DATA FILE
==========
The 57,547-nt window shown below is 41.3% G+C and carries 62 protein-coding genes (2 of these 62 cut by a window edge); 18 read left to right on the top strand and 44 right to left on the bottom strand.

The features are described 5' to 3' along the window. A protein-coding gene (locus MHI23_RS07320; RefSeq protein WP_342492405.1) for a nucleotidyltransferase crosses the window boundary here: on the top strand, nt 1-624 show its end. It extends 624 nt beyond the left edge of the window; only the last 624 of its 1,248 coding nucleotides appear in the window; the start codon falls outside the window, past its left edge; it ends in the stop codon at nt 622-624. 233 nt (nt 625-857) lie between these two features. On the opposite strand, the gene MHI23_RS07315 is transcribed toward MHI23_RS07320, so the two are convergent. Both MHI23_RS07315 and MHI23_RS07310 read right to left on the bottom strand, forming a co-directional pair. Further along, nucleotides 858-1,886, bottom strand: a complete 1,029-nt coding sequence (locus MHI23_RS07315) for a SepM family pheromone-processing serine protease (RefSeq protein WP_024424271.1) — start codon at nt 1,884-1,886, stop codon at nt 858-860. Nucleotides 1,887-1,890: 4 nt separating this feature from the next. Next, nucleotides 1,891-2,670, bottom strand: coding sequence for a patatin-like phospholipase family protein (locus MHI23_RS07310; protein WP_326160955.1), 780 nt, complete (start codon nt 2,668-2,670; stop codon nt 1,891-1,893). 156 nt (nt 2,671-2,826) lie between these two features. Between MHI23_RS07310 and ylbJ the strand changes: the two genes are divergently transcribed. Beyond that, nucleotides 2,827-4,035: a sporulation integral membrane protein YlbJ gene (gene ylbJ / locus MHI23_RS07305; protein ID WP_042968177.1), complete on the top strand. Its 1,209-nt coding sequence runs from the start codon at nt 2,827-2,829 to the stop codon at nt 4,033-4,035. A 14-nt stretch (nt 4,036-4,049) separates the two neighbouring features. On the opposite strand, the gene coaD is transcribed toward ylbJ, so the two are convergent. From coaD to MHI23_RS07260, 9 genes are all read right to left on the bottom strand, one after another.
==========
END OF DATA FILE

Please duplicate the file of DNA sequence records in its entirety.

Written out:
The 57,547-nt window shown below is 41.3% G+C and carries 62 protein-coding genes (2 of these 62 cut by a window edge); 18 read left to right on the top strand and 44 right to left on the bottom strand.

The features are described 5' to 3' along the window. A protein-coding gene (locus MHI23_RS07320; RefSeq protein WP_342492405.1) for a nucleotidyltransferase crosses the window boundary here: on the top strand, nt 1-624 show its end. It extends 624 nt beyond the left edge of the window; only the last 624 of its 1,248 coding nucleotides appear in the window; the start codon falls outside the window, past its left edge; it ends in the stop codon at nt 622-624. 233 nt (nt 625-857) lie between these two features. On the opposite strand, the gene MHI23_RS07315 is transcribed toward MHI23_RS07320, so the two are convergent. Both MHI23_RS07315 and MHI23_RS07310 read right to left on the bottom strand, forming a co-directional pair. Further along, nucleotides 858-1,886, bottom strand: a complete 1,029-nt coding sequence (locus MHI23_RS07315) for a SepM family pheromone-processing serine protease (RefSeq protein WP_024424271.1) — start codon at nt 1,884-1,886, stop codon at nt 858-860. Nucleotides 1,887-1,890: 4 nt separating this feature from the next. Next, nucleotides 1,891-2,670, bottom strand: coding sequence for a patatin-like phospholipase family protein (locus MHI23_RS07310; protein WP_326160955.1), 780 nt, complete (start codon nt 2,668-2,670; stop codon nt 1,891-1,893). 156 nt (nt 2,671-2,826) lie between these two features. Between MHI23_RS07310 and ylbJ the strand changes: the two genes are divergently transcribed. Beyond that, nucleotides 2,827-4,035: a sporulation integral membrane protein YlbJ gene (gene ylbJ / locus MHI23_RS07305; protein ID WP_042968177.1), complete on the top strand. Its 1,209-nt coding sequence runs from the start codon at nt 2,827-2,829 to the stop codon at nt 4,033-4,035. A 14-nt stretch (nt 4,036-4,049) separates the two neighbouring features. On the opposite strand, the gene coaD is transcribed toward ylbJ, so the two are convergent. From coaD to MHI23_RS07260, 9 genes are all read right to left on the bottom strand, one after another.